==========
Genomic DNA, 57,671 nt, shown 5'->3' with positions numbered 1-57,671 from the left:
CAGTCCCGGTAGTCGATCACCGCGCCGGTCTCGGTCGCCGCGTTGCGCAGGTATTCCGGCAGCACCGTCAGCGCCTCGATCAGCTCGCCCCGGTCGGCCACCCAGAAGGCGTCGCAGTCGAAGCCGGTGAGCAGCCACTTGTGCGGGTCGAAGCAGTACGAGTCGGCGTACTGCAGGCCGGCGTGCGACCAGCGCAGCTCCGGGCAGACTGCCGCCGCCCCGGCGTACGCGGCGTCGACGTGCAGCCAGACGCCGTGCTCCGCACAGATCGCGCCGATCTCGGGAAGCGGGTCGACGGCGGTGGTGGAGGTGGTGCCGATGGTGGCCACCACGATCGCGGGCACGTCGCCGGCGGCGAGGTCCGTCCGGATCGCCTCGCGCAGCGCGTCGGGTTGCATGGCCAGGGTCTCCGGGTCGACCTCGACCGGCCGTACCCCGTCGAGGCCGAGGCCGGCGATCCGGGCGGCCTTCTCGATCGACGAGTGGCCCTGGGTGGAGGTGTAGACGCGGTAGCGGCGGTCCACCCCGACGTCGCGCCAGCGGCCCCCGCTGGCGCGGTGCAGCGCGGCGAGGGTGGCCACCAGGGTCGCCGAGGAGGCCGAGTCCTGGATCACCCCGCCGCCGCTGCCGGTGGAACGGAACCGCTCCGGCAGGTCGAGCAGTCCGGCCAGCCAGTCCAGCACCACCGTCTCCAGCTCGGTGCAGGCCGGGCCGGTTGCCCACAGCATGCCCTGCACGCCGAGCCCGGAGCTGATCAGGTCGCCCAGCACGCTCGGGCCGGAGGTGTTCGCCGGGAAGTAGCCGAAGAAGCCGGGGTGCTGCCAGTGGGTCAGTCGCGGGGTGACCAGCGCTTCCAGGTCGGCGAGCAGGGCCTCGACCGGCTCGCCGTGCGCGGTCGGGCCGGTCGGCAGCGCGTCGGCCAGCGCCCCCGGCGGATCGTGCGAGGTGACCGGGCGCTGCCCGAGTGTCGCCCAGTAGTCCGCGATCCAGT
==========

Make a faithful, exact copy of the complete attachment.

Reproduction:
Genomic DNA, 57,671 nt, shown 5'->3' with positions numbered 1-57,671 from the left:
CAGTCCCGGTAGTCGATCACCGCGCCGGTCTCGGTCGCCGCGTTGCGCAGGTATTCCGGCAGCACCGTCAGCGCCTCGATCAGCTCGCCCCGGTCGGCCACCCAGAAGGCGTCGCAGTCGAAGCCGGTGAGCAGCCACTTGTGCGGGTCGAAGCAGTACGAGTCGGCGTACTGCAGGCCGGCGTGCGACCAGCGCAGCTCCGGGCAGACTGCCGCCGCCCCGGCGTACGCGGCGTCGACGTGCAGCCAGACGCCGTGCTCCGCACAGATCGCGCCGATCTCGGGAAGCGGGTCGACGGCGGTGGTGGAGGTGGTGCCGATGGTGGCCACCACGATCGCGGGCACGTCGCCGGCGGCGAGGTCCGTCCGGATCGCCTCGCGCAGCGCGTCGGGTTGCATGGCCAGGGTCTCCGGGTCGACCTCGACCGGCCGTACCCCGTCGAGGCCGAGGCCGGCGATCCGGGCGGCCTTCTCGATCGACGAGTGGCCCTGGGTGGAGGTGTAGACGCGGTAGCGGCGGTCCACCCCGACGTCGCGCCAGCGGCCCCCGCTGGCGCGGTGCAGCGCGGCGAGGGTGGCCACCAGGGTCGCCGAGGAGGCCGAGTCCTGGATCACCCCGCCGCCGCTGCCGGTGGAACGGAACCGCTCCGGCAGGTCGAGCAGTCCGGCCAGCCAGTCCAGCACCACCGTCTCCAGCTCGGTGCAGGCCGGGCCGGTTGCCCACAGCATGCCCTGCACGCCGAGCCCGGAGCTGATCAGGTCGCCCAGCACGCTCGGGCCGGAGGTGTTCGCCGGGAAGTAGCCGAAGAAGCCGGGGTGCTGCCAGTGGGTCAGTCGCGGGGTGACCAGCGCTTCCAGGTCGGCGAGCAGGGCCTCGACCGGCTCGCCGTGCGCGGTCGGGCCGGTCGGCAGCGCGTCGGCCAGCGCCCCCGGCGGATCGTGCGAGGTGACCGGGCGCTGCCCGAGTGTCGCCCAGTAGTCCGCGATCCAGT